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Tips for Proper Spring Dead Spot Prevention

By Brian Aynardi, Ph.D.

By Brian Aynardi, Ph.D.

Northeast Research Scientist

Ask a turfgrass manager to take a glimpse at the current 7-day forecast, and the last concern they will voice is what to do with their preventive applications for spring dead spot control this fall. While understandable, now is the time to consider how, when, and with what product(s) those preventive apps should be made.

Spring dead spot is not the sole disease of concern going into winter dormancy or prior to covering greens. Take-all root rot, Microdochium patch, and Cream leaf blight all come to mind. However, the most difficult of these pathogens to control are the two that cause spring dead spot.

In the United States, the two species of Ophiosphaerella that cause spring dead spot are O. korrae and O. herpotricha. This may seem to be a purely academic point, but sole active ingredients that provide excellent control of both species are few and far between.

If you’re looking to change up products this year due to undesirable results from past years, your best bet is Kabuto® Fungicide SC. Isofetamid, the active ingredient in Kabuto, is an SDHI fungicide and a top performer of sole active ingredient options for the past four years, particularly when compared to single active treatments such as penthiopyrad and tebuconazole.

Kabuto also provides flexibility that other fungicides labeled for control of spring dead spot do not: it is labeled for use on golf courses, commercial and residential turf, sports turf, and sod farms and has a flexible application schedule. Other SDHI fungicides, such as pydiflumetofen, are only labeled for use on golf courses, while DMI fungicides, such as mefentrifluconazole, cannot be applied to residential turf.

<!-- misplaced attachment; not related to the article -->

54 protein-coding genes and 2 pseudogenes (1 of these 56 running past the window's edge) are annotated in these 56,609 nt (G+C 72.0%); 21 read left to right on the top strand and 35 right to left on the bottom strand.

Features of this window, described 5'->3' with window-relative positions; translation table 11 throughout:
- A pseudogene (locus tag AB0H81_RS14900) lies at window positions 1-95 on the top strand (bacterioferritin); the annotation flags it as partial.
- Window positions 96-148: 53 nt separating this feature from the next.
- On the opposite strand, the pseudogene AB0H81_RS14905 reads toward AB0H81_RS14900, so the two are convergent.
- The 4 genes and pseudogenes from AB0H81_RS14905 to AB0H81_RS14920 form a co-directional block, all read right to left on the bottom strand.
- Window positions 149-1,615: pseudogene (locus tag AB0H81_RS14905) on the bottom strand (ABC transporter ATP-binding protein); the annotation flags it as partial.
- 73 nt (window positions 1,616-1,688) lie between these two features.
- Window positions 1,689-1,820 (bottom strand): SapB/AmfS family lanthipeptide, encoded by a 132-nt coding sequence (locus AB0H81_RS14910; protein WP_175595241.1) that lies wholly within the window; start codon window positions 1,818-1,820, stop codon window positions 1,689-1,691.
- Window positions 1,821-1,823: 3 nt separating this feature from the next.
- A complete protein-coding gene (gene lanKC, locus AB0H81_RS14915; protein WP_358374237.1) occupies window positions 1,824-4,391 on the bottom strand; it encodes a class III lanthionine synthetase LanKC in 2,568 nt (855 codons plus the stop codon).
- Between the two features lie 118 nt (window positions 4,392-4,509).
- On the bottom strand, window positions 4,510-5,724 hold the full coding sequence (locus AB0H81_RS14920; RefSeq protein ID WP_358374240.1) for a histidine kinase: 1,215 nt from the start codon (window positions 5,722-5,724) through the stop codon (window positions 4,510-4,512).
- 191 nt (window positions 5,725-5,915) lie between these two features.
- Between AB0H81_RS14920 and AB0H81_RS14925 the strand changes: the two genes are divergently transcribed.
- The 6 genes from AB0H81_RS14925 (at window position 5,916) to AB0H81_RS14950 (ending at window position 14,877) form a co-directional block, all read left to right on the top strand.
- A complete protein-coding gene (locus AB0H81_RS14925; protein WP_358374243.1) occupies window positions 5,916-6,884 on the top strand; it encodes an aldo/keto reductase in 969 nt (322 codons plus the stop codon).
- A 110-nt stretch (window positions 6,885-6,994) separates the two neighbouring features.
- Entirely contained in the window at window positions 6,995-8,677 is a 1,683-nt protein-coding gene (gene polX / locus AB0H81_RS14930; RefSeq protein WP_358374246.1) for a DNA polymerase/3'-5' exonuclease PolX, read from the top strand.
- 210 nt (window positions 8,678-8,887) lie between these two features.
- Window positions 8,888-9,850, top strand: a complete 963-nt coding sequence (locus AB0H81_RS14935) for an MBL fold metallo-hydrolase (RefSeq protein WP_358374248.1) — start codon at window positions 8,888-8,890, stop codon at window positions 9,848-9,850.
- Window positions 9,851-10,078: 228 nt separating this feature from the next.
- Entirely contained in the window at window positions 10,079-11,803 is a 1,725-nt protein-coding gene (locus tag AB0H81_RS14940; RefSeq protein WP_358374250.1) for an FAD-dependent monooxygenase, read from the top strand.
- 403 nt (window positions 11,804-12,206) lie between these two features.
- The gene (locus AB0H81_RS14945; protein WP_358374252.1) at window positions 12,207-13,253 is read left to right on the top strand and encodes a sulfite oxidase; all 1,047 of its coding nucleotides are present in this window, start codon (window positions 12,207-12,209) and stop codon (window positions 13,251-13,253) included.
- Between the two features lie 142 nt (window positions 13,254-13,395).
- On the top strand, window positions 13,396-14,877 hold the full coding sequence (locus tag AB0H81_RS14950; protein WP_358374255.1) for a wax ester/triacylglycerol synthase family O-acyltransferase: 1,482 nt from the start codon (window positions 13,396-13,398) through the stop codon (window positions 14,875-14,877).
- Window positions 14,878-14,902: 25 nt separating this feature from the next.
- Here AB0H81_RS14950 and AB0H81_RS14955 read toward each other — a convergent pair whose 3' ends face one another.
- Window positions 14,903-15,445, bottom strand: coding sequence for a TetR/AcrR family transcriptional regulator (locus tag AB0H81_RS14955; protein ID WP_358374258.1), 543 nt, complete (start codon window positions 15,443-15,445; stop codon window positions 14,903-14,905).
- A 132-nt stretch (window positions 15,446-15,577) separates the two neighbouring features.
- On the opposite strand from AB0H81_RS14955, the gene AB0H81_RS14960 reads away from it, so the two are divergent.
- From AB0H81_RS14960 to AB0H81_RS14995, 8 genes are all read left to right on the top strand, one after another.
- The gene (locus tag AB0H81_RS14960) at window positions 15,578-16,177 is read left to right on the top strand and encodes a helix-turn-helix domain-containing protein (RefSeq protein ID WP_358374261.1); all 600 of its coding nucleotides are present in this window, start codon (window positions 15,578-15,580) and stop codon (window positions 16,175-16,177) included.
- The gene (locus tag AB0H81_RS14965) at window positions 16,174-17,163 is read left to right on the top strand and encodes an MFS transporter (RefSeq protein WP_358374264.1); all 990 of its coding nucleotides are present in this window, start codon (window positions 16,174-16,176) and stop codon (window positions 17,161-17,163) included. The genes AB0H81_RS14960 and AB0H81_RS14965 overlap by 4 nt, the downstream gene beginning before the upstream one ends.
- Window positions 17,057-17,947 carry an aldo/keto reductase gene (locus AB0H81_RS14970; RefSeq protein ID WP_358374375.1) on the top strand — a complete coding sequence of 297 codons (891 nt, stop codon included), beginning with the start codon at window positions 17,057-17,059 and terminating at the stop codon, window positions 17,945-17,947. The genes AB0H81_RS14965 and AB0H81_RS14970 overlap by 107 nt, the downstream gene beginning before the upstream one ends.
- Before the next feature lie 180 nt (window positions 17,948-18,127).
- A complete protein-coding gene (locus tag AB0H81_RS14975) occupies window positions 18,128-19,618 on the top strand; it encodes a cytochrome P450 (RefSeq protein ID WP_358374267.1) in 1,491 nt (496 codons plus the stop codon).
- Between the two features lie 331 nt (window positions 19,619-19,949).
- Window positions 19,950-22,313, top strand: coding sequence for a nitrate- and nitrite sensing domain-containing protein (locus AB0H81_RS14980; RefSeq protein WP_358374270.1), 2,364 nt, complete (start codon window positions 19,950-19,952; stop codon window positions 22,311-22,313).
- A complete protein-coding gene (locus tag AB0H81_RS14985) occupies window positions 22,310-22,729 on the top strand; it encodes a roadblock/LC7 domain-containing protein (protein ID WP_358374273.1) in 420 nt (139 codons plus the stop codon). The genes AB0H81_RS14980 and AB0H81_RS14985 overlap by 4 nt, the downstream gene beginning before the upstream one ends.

Re-applications may be applied as soon as 14-days post initial application, or out to 28-days (or later) post initial application. Why is this an important distinction? Spring dead spot applications need to go down when soil temperatures at the 2-inch depth drop below 75°F for 3-5 consecutive days in the fall. Sequential applications should hit the ground before soil temperatures fall below 60°F, though recent work by Wendell Hutchens and Dave McCall, Ph.D., of Virginia Tech have shown that applications as low as 55°F are just as effective. A two-application control strategy is preferred, but work at Virginia Tech, North Carolina State University, the University of Missouri, the University of Tennessee, Clemson University, and other locations has demonstrated that a single application of Kabuto at 3.2 fl. oz. per 1,000 sq. ft. provides near complete control of the spring dead spot pathogens.

Is it ideal to rely on one application for control of spring dead spot? I prefer the two-application method, but there is ample data supporting the effectiveness of the one-application strategy with Kabuto. For a two- application strategy, consider applying Kabuto at split rates of 1.0 – 1.6 fl. oz. per 1,000 sq. ft. At most research locations, there has not been a statistically significant difference between those two rates, but the high rate provides >95% control consistently. So, after you choose your rate, make sure the first application going down is when soil temperatures are below 75°F in the fall for three to five consecutive days, make a second application when soil temperatures have dropped to the mid-60’s. That may be two weeks, four weeks, or six weeks; monitoring is key.

Perhaps just as crucial as application timing is immediate post-application irrigation. The product must be watered into the stolons, crowns, rhizomes, and upper rootzone to be effective. The reasoning for this is because of where the pathogen resides and causes infection. At least 1/8” of irrigation immediately after application is essential. I’m often asked, “How much water is too much?” The truth is, you really won’t water a fungicide through the rootzone. Credit on this work goes to Dr. Kerns and Dr. Gannon at North Carolina State University. You really aren’t going to put down too much, so long as water isn’t running off the greens. Effective fungicide applications for spring dead spot are not cheap, so take the time to get the most out of the application by watering it in as soon as the treatment hits the ground.

Although the active ingredient in Kabuto isn’t labeled for use on the other diseases in the late fall/winter/early spring, it is assuredly the most effective product you can include in your fungicide program for control of the spring dead spot pathogens. Not sure which of the two pathogens is causing spring dead spot at your facility or property? That doesn’t matter when using Kabuto. Don’t just take my word for it—ask another turfgrass manager or university researcher who has seen the difference.

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